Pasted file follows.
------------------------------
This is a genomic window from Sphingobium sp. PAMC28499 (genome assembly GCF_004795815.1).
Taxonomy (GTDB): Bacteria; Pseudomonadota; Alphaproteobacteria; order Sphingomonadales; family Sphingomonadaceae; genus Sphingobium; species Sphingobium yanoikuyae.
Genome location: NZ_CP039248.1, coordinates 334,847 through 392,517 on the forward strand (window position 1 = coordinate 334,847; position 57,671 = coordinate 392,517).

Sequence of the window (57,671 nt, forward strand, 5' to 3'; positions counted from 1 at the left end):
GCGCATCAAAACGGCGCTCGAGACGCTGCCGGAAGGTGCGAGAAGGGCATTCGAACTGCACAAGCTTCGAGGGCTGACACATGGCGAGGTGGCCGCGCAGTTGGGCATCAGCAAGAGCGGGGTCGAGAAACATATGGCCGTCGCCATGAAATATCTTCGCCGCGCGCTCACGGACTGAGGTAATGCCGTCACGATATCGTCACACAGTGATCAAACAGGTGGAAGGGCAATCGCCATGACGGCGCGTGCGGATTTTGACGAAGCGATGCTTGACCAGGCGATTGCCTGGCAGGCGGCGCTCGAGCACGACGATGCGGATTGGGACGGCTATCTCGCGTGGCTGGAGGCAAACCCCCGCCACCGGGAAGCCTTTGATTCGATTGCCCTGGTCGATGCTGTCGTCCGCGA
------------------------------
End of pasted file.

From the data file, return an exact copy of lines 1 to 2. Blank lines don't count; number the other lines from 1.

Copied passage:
This is a genomic window from Sphingobium sp. PAMC28499 (genome assembly GCF_004795815.1).
Taxonomy (GTDB): Bacteria; Pseudomonadota; Alphaproteobacteria; order Sphingomonadales; family Sphingomonadaceae; genus Sphingobium; species Sphingobium yanoikuyae.